A Couple Deductions
The Ford Explorer isn’t an eye-catching package, commonly overlooked by buyers who want a more interesting SUV. While its exterior lines are tidy, the Explorer isn’t particularly interesting. Even in its upper trim levels, I don’t love its looks, and in this crowded class of SUVs, there are more attractive competitors. I chuckled when I realized the name “Explorer” is printed on the exterior five times, with a placement along the lower body cladding of each front door, inside each headlight housing, and in the center of the tailgate. Just in case anyone wondered what this SUV was.
That simple theme is continued inside, with some somewhat basic themes and materials used throughout the cabin. Even after being updated in the past two years, the switchgear and panels aren’t wonderful. The seats could use a bit more lateral support too. If you care about nicer materials, particularly on the seating surfaces, upgrade to a Platinum or King Ranch Explorer.
A Basic SUV Isn’t A Bad One
The Ford Explorer might be somewhat simple, but it’s a humble SUV that fits the needs of many American families. It can be as nice or as basic as they desire, and has adjusted to meet demands of SUV drivers. Toting the kids to school and soccer practice doesn’t have to be done with style and luxury features, and the average family can appreciate an SUV designed with them in mind.
The segment might be filled with nicer models or cooler names, but the Ford Explorer gets the job done. It’s practical, has a price that meets modest budgets, is decently built, and offers good enough reliability from a name people trust. It’s hard to knock Ford for continuing to offer the humble Explorer for over 30 years, and I imagine it will continue to sell reasonably well for years to come.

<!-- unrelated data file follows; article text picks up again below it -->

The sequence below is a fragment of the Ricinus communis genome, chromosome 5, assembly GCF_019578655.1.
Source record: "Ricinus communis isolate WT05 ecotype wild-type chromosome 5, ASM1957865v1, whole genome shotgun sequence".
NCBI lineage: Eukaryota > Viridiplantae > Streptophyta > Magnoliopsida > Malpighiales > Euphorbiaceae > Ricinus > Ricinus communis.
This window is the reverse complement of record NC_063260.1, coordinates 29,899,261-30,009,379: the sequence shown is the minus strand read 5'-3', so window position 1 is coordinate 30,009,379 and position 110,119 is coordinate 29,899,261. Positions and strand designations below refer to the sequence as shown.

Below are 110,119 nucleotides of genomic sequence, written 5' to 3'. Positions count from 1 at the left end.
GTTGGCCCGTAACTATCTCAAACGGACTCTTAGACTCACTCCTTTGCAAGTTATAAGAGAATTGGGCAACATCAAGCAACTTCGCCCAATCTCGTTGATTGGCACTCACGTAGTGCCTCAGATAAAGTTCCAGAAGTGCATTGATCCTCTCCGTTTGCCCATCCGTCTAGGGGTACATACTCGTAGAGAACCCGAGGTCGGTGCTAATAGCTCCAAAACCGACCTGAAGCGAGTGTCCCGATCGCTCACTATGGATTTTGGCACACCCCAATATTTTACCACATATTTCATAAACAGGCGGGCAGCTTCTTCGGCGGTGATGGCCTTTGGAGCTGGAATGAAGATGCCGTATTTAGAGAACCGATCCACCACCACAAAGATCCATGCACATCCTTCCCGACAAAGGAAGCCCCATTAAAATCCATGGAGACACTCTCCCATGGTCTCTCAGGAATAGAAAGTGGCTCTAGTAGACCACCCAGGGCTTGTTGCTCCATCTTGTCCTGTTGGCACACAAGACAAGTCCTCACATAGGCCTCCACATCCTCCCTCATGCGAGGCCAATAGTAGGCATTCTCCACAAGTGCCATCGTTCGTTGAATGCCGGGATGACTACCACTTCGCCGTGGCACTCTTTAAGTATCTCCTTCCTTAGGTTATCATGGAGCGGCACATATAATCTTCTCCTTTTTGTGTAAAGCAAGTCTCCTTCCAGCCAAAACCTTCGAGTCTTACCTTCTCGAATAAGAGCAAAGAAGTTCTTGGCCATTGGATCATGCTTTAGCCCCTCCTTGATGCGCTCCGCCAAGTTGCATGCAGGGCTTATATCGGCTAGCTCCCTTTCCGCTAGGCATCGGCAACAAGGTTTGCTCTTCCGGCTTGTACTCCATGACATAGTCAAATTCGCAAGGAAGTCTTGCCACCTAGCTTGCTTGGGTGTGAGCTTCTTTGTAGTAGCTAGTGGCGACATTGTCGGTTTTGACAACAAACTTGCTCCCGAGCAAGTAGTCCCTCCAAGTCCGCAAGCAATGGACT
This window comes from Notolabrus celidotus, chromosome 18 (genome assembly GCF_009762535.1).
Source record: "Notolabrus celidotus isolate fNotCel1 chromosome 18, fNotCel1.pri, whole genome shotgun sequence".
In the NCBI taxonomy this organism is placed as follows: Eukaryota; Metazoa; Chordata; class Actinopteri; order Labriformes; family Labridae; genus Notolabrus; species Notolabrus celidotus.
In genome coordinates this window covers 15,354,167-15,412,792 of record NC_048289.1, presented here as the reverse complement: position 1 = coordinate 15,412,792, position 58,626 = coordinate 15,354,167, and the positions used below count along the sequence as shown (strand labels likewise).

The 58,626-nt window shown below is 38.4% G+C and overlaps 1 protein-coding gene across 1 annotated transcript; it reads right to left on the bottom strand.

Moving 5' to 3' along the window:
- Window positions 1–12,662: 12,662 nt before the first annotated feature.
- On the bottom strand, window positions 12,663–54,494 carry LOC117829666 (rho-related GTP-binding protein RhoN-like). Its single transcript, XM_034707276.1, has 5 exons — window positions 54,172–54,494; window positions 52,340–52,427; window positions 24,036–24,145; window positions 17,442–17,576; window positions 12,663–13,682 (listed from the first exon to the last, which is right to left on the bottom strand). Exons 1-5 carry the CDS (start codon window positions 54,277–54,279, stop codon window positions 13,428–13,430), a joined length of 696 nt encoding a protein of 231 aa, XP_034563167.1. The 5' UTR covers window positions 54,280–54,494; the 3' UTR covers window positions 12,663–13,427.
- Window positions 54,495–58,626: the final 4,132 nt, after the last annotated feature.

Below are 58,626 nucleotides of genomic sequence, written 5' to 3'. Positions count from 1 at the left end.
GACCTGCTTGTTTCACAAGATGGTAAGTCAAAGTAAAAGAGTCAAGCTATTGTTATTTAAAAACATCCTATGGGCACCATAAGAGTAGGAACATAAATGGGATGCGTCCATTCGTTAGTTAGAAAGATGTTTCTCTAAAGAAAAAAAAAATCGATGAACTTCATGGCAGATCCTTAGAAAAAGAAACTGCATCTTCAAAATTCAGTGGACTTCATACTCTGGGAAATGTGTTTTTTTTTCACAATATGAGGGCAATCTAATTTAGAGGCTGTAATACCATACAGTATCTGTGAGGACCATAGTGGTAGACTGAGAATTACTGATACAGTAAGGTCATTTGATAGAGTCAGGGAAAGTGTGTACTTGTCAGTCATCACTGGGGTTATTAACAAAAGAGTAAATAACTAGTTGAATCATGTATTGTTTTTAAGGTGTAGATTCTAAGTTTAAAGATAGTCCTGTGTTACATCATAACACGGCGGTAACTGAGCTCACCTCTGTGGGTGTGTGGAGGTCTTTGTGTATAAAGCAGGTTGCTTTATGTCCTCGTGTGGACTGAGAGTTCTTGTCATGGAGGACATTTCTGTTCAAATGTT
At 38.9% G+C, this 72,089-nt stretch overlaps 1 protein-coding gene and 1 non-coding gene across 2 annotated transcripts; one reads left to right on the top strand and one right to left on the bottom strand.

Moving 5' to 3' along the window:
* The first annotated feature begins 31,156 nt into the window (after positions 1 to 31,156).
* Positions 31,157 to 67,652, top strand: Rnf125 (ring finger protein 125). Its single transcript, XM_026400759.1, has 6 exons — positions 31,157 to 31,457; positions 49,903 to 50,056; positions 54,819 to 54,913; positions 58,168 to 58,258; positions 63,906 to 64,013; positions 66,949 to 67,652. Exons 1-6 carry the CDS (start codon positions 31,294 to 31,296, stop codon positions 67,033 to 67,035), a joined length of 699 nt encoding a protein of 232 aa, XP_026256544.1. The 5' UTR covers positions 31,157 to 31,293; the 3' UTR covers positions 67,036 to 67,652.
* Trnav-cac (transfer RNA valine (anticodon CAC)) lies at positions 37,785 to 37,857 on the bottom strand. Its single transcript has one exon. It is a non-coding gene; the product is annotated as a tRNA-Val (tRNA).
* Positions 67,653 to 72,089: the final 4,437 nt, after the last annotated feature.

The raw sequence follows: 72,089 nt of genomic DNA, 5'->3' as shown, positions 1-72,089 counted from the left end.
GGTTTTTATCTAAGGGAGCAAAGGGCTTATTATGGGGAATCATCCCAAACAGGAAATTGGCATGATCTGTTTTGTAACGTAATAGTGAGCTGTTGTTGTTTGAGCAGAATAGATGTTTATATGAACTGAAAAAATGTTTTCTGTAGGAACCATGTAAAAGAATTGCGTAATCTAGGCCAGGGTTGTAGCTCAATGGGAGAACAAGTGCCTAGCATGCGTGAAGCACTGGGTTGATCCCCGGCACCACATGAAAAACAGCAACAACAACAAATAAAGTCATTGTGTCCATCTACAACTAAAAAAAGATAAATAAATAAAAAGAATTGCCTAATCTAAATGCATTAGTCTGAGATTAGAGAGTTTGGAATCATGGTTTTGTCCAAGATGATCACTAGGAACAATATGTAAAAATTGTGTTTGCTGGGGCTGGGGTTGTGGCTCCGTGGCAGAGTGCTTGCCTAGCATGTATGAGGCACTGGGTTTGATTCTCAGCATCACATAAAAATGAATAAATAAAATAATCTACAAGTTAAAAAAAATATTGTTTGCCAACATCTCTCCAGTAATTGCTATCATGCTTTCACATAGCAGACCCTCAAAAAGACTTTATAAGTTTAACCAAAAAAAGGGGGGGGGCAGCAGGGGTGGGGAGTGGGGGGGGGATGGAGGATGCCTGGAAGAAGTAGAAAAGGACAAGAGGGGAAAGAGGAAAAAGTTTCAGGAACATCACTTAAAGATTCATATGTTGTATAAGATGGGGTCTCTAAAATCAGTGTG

Wanna be a baller, shot caller, 33-inch meats on this rock crawler.
After several months in the wild, the all-new Ford Bronco has received plenty of praise from owners and motoring journalists alike. A properly sorted truck platform that can go damn near anywhere while being civil on the street, the Bronco got high marks from me, when I reviewed its more city-friendly Outer Banks trim level last summer. I made sure to give the new Ford Bronco a solid examination during that test, putting plenty of city miles in addition to loads of off-road hours on the truck.
By no means was the Outer Banks model a slouch in the rocky terrain of a favorite off-road park, but that setup is more focused on being the mall crawler that occasionally gets dirty. I wanted to see how the more hardcore Bronco performed where it mattered, so I rang up the people at Ford, and they sent the Badlands model my way for some proper analysis.
The Good Stats
The Bronco has two engine options no matter how many doors you prefer, with a base 2.3-liter turbocharged four cylinder and the manual transmission, and a 2.7-liter twin-turbo V6 as an upgrade. The bigger engine provides 330 horsepower and 415 lb-ft of torque if you ll the tank with premium unleaded, and offers 315 horses and 415 lb-ft if you opt for regular unleaded. While the V6 option is stout, the EcoBoost 4-banger is a bit more tame, offering a decent 300 horsepower and 325 lb-ft of torque when using 91 octane, and 275 horsepower and 315 lb-ft when using 87.
Ford oers the new Bronco in two- and four-door bodies, including soft or hard top options, with a full slate of trim levels to hit the sweet spot for any driver. Selectable four-wheel-drive comes standard on the Ford Bronco, with your choice between a 10-speed automatic or 7-speed manual (with a crawl gear) available in the four-cylinder model, and the V6 has the 10-speed auto as its only transmission (which was the setup in the Outer Banks model I reviewed earlier in the year). This two-door Badlands model was equipped with the smaller 2.3-liter engine, hooked up to the 7-speed manual.